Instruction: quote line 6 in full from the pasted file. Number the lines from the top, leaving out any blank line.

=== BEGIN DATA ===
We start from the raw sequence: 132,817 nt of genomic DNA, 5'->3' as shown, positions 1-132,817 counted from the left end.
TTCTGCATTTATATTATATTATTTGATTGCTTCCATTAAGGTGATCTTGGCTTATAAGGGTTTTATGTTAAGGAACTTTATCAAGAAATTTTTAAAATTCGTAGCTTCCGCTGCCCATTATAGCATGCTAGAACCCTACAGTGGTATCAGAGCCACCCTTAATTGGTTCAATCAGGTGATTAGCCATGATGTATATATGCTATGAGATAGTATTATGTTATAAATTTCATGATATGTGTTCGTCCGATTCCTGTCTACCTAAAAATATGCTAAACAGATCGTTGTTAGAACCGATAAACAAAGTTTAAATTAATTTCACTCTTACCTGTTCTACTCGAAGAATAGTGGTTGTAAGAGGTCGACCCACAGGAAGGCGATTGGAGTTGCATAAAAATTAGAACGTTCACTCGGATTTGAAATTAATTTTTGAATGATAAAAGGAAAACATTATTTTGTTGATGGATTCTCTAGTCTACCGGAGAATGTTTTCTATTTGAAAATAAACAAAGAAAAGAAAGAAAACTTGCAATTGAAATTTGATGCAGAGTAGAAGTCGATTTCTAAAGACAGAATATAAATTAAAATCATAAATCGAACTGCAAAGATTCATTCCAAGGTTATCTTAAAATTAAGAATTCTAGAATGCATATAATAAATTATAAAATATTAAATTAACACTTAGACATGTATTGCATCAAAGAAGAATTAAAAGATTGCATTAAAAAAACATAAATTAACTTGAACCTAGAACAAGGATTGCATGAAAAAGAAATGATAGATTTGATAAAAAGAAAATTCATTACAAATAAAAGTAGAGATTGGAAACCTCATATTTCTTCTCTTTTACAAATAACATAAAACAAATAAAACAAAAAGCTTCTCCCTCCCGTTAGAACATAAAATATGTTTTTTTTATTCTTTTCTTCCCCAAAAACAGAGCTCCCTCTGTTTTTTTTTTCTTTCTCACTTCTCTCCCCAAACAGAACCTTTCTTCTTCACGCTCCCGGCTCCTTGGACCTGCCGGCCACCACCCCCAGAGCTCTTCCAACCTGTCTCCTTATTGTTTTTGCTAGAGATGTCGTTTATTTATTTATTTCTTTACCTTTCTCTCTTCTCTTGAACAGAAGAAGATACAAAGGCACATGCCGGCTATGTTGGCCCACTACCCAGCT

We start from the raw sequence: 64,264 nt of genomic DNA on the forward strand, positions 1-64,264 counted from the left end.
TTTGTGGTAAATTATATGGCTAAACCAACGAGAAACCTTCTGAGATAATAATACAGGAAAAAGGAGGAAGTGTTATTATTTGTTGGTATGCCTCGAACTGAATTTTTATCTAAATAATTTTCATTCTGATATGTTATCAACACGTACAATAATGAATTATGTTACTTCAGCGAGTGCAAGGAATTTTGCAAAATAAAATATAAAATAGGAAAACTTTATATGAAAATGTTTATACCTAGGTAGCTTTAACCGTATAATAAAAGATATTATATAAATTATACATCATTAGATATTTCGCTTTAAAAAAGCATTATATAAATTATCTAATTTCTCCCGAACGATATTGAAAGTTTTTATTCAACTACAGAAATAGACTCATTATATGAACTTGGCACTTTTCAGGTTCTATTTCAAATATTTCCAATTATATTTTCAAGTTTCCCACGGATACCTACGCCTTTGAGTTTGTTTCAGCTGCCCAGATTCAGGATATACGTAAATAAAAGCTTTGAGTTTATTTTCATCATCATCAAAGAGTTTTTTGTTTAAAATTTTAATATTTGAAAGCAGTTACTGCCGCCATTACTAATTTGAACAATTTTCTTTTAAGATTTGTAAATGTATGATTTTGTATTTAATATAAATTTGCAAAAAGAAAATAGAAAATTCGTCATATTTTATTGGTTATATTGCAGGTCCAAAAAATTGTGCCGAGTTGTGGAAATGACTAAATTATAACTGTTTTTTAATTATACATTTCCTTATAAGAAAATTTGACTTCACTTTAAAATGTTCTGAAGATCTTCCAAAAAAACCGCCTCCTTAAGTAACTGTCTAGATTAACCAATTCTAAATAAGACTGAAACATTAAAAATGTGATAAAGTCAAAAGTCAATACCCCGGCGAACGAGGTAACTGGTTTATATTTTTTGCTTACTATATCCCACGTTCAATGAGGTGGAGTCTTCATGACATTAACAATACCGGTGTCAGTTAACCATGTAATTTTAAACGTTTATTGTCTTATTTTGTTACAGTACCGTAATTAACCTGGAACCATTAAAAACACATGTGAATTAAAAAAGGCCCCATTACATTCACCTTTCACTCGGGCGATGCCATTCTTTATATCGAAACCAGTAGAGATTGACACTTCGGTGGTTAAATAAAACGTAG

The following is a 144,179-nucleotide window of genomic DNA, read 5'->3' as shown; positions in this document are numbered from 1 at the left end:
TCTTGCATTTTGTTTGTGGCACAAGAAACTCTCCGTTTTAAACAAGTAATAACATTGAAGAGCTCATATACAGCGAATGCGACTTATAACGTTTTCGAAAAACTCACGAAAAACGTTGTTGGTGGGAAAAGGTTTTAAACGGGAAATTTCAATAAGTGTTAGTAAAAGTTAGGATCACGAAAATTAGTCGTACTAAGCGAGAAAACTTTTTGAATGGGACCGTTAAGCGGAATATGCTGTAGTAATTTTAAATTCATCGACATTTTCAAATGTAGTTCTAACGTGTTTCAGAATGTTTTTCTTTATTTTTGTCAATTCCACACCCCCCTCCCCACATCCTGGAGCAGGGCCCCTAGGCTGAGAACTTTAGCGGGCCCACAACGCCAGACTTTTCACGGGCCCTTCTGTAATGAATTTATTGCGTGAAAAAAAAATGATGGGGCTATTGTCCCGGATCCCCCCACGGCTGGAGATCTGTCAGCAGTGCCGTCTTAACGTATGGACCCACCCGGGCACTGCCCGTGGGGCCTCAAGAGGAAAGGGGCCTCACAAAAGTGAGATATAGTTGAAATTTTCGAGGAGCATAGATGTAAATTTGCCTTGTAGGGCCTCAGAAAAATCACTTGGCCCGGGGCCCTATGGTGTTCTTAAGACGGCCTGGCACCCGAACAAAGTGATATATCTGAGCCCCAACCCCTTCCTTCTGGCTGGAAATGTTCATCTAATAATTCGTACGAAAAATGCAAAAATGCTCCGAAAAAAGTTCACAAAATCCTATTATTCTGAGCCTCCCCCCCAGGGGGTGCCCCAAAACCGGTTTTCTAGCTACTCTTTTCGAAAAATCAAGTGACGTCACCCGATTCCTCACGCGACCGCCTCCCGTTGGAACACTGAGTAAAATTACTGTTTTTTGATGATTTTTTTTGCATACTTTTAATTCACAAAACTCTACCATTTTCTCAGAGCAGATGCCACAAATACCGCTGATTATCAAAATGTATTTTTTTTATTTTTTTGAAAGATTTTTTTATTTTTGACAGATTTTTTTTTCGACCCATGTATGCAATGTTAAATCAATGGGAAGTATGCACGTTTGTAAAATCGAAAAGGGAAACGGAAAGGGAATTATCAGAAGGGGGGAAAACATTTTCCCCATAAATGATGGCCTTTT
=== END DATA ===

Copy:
TCTTGCATTTTGTTTGTGGCACAAGAAACTCTCCGTTTTAAACAAGTAATAACATTGAAGAGCTCATATACAGCGAATGCGACTTATAACGTTTTCGAAAAACTCACGAAAAACGTTGTTGGTGGGAAAAGGTTTTAAACGGGAAATTTCAATAAGTGTTAGTAAAAGTTAGGATCACGAAAATTAGTCGTACTAAGCGAGAAAACTTTTTGAATGGGACCGTTAAGCGGAATATGCTGTAGTAATTTTAAATTCATCGACATTTTCAAATGTAGTTCTAACGTGTTTCAGAATGTTTTTCTTTATTTTTGTCAATTCCACACCCCCCTCCCCACATCCTGGAGCAGGGCCCCTAGGCTGAGAACTTTAGCGGGCCCACAACGCCAGACTTTTCACGGGCCCTTCTGTAATGAATTTATTGCGTGAAAAAAAAATGATGGGGCTATTGTCCCGGATCCCCCCACGGCTGGAGATCTGTCAGCAGTGCCGTCTTAACGTATGGACCCACCCGGGCACTGCCCGTGGGGCCTCAAGAGGAAAGGGGCCTCACAAAAGTGAGATATAGTTGAAATTTTCGAGGAGCATAGATGTAAATTTGCCTTGTAGGGCCTCAGAAAAATCACTTGGCCCGGGGCCCTATGGTGTTCTTAAGACGGCCTGGCACCCGAACAAAGTGATATATCTGAGCCCCAACCCCTTCCTTCTGGCTGGAAATGTTCATCTAATAATTCGTACGAAAAATGCAAAAATGCTCCGAAAAAAGTTCACAAAATCCTATTATTCTGAGCCTCCCCCCCAGGGGGTGCCCCAAAACCGGTTTTCTAGCTACTCTTTTCGAAAAATCAAGTGACGTCACCCGATTCCTCACGCGACCGCCTCCCGTTGGAACACTGAGTAAAATTACTGTTTTTTGATGATTTTTTTTGCATACTTTTAATTCACAAAACTCTACCATTTTCTCAGAGCAGATGCCACAAATACCGCTGATTATCAAAATGTATTTTTTTTATTTTTTTGAAAGATTTTTTTATTTTTGACAGATTTTTTTTTCGACCCATGTATGCAATGTTAAATCAATGGGAAGTATGCACGTTTGTAAAATCGAAAAGGGAAACGGAAAGGGAATTATCAGAAGGGGGGAAAACATTTTCCCCATAAATGATGGCCTTTT